Laguna Beach HS investigating incident involving AI-generated nude photos of students

The photos may have been shared among students through text messages.

David González Image
Tuesday, April 2, 2024
AI-generated nude photos of students reported at Laguna Beach HS
The AI-generated photos may have been shared among students through text messages. Parents of students at the school were notified about the incident last week.

LAGUNA BEACH, Calif. (KABC) -- Laguna Beach High School has launched an investigation into the creation of inappropriate or nude photos of several students using artificial intelligence.

The AI-generated photos may have been shared among students through text messages. Parents of students at the school were notified about the incident last week.

"High school is hard enough, and to have to deal with something like this is just soul-crushing," said Mary Torres.

"There's so much AI, and it's very prevalent out there, and kids are very smart, they're very tech savvy, much more than we are," said parent Aimee Tabor. "But their decision making capabilities aren't the best."

For parents like Parul Doshi, the incident is "not shocking."

"I think the teens are super tech savvy, so this is just one other arm of that," she said.

At the moment, the school has not identified who may be behind the alleged generated photos or the number of possible victims.

In a letter to parents, Principal Jason Allemann said, "In our small community, these incidents can have far-reaching impact on our campus culture. These actions not only compromise individual dignity but also undermine the positive and supportive environment we aim to foster at LBHS."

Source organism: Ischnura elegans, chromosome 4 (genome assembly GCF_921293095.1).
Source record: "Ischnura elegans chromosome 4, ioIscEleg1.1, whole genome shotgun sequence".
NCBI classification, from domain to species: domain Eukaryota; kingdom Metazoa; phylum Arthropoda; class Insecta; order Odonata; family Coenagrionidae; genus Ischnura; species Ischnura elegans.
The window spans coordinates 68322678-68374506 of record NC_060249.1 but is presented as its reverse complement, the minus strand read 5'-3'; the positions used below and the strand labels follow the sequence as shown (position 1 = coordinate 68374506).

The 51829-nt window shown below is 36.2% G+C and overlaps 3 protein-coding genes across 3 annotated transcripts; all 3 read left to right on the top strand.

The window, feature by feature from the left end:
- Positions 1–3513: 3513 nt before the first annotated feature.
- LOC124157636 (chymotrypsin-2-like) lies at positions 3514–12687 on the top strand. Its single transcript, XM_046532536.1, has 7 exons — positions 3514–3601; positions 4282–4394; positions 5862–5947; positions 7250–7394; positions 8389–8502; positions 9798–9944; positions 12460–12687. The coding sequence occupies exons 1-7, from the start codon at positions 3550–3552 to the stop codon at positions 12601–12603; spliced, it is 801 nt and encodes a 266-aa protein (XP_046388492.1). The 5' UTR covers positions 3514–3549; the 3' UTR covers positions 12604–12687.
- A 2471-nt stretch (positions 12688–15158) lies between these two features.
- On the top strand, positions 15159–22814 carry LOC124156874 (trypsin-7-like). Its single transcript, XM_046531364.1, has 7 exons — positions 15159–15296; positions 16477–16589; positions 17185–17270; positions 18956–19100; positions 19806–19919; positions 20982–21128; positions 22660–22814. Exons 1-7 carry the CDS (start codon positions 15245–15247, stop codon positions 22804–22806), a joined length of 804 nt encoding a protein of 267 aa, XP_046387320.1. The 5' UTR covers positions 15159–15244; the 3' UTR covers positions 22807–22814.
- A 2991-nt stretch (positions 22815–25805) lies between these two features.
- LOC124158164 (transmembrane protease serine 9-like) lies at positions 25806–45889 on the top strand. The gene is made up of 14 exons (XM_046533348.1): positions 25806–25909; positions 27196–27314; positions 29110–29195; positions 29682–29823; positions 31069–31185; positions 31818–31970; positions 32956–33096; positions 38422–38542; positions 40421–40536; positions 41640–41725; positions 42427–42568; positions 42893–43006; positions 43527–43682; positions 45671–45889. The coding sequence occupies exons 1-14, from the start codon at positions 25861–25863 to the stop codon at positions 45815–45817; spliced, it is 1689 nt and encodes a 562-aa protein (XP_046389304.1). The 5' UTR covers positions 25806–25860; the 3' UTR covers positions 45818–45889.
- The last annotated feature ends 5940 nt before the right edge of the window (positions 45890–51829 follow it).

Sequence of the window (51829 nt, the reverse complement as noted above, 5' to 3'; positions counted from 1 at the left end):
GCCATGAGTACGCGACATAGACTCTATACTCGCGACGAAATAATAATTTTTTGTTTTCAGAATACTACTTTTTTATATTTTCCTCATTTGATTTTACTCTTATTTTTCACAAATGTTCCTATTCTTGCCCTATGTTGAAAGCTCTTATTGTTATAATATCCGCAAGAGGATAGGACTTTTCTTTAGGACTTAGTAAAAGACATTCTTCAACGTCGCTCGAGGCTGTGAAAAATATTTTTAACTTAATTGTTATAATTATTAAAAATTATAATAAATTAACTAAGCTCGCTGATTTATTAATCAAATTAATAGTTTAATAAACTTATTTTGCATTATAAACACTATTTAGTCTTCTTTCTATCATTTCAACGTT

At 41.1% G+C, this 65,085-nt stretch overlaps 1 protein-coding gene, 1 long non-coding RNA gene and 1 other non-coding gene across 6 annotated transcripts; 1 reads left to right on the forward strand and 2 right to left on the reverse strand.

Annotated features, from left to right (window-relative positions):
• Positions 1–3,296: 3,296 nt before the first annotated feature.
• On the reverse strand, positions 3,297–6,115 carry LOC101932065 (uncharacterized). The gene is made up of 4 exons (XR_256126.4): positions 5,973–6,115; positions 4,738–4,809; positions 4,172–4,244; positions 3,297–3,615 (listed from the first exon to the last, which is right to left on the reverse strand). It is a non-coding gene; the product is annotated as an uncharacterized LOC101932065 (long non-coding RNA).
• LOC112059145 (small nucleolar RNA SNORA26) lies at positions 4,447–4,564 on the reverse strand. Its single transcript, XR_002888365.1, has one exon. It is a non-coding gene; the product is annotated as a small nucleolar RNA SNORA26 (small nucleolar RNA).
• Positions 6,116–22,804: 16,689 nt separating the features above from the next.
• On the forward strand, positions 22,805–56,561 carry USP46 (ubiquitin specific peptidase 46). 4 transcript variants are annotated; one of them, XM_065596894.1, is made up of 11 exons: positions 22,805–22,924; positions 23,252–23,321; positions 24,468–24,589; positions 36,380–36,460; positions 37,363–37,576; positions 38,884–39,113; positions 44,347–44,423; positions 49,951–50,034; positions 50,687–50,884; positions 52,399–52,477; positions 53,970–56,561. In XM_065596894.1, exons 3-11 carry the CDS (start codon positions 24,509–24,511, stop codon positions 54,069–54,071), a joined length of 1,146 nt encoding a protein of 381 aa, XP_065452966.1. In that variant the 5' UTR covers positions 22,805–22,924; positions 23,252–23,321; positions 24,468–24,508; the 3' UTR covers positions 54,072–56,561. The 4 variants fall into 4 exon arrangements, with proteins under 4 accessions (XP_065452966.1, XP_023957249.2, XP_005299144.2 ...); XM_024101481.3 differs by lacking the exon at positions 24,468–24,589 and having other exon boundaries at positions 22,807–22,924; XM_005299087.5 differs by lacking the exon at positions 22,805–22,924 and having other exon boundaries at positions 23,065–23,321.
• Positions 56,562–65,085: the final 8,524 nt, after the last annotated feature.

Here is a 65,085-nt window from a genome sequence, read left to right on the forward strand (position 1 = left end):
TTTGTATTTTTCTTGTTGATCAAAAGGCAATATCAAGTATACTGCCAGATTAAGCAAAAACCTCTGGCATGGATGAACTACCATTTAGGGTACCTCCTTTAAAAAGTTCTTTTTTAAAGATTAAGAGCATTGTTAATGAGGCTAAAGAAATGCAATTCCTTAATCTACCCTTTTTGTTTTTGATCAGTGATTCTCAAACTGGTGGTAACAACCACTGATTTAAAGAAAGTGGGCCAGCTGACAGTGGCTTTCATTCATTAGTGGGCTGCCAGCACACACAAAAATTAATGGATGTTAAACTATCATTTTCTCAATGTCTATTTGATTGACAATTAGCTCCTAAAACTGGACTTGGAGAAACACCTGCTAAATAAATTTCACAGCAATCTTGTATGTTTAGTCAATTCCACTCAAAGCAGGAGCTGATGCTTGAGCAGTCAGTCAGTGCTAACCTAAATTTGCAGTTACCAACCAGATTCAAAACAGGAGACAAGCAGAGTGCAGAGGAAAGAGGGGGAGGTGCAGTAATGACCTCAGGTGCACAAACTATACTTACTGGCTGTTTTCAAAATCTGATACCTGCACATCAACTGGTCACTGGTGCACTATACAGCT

Last month, Beverly Hills Unified School District expelled five 8th graders for their involvement in using AI to generate nude photos of classmates and sharing them with others.

"It's like evolving so fast, but I think my reaction is obviously concern just because you see things like this happen to big stars like Taylor Swift, so if Taylor Swift can't even be protected from things like this, then what about our kids?" said Torres.

In January, millions came across fake sexually explicit AI-generated images of Swift on social media, prompting a response from the White House.

In a statement Laguna Beach Unified School District said:

"We are required by law to keep student discipline matters confidential to protect the privacy and well-being of our students. In any situation that arises, the safety and security of our students is always our top priority. Simultaneously, it falls within our role as educators to guide students toward understanding the consequences of their actions, particularly in terms of their impact on peers and the wider campus community. High school is a pivotal time for shaping students, offering us the opportunity to nurture them into empathetic individuals who are mindful of the world around them. Maintaining a careful balance between accountability and empathy is essential as we navigate and address critical issues."

Parents want to see the incident handled appropriately.

"I support the discipline. Children need to have consequences, and even though it's a tough lesson to learn, AI is only going to be more prevalent," said Tabor.

"I would leave it to the school district. I don't have that expertise," Doshi O'Neill said.

Furthermore, Torres added, "I would want them to be held accountable because you don't want it to happen again to anybody else at the school including your own children."

In his letter, Allemann said, "We share deep empathy for the students and families involved, understanding the distress and worry they, as well as the wider student body, may be experiencing.

LBHS plans to host panel discussions this week that will cover online privacy, legal and ethical considerations of sharing contact, the impact of online behavior on future opportunities and relationships and managing digital footprints.

The Laguna Beach Police Department is aware of the incident and is assisting the district in its investigation.